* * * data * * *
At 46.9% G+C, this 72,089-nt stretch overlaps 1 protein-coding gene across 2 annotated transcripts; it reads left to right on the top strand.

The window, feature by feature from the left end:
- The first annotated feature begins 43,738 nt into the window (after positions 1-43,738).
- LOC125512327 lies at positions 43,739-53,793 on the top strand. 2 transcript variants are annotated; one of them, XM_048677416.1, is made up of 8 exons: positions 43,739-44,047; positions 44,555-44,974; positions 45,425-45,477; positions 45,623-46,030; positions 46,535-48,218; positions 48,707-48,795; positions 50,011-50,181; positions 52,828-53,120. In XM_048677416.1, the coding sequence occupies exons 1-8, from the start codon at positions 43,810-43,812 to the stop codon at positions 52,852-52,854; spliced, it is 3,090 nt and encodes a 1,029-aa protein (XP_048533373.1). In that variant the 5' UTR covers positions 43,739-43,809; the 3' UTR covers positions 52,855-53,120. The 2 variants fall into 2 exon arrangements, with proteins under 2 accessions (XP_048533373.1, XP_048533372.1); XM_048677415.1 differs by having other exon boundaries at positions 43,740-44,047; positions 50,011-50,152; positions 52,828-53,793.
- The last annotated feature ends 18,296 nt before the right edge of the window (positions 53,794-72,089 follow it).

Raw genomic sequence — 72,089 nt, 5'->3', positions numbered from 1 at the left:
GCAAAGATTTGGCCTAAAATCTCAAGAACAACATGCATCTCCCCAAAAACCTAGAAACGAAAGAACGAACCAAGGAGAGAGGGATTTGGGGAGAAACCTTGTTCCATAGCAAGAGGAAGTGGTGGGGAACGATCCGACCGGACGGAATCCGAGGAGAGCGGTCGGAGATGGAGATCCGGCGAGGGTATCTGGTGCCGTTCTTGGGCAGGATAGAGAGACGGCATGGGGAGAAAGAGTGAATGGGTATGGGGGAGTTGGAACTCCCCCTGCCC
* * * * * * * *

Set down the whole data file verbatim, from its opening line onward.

At 46.9% G+C, this 72,089-nt stretch overlaps 1 protein-coding gene across 2 annotated transcripts; it reads left to right on the top strand.

The window, feature by feature from the left end:
- The first annotated feature begins 43,738 nt into the window (after positions 1-43,738).
- LOC125512327 lies at positions 43,739-53,793 on the top strand. 2 transcript variants are annotated; one of them, XM_048677416.1, is made up of 8 exons: positions 43,739-44,047; positions 44,555-44,974; positions 45,425-45,477; positions 45,623-46,030; positions 46,535-48,218; positions 48,707-48,795; positions 50,011-50,181; positions 52,828-53,120. In XM_048677416.1, the coding sequence occupies exons 1-8, from the start codon at positions 43,810-43,812 to the stop codon at positions 52,852-52,854; spliced, it is 3,090 nt and encodes a 1,029-aa protein (XP_048533373.1). In that variant the 5' UTR covers positions 43,739-43,809; the 3' UTR covers positions 52,855-53,120. The 2 variants fall into 2 exon arrangements, with proteins under 2 accessions (XP_048533373.1, XP_048533372.1); XM_048677415.1 differs by having other exon boundaries at positions 43,740-44,047; positions 50,011-50,152; positions 52,828-53,793.
- The last annotated feature ends 18,296 nt before the right edge of the window (positions 53,794-72,089 follow it).

Raw genomic sequence — 72,089 nt, 5'->3', positions numbered from 1 at the left:
GCAAAGATTTGGCCTAAAATCTCAAGAACAACATGCATCTCCCCAAAAACCTAGAAACGAAAGAACGAACCAAGGAGAGAGGGATTTGGGGAGAAACCTTGTTCCATAGCAAGAGGAAGTGGTGGGGAACGATCCGACCGGACGGAATCCGAGGAGAGCGGTCGGAGATGGAGATCCGGCGAGGGTATCTGGTGCCGTTCTTGGGCAGGATAGAGAGACGGCATGGGGAGAAAGAGTGAATGGGTATGGGGGAGTTGGAACTCCCCCTGCCC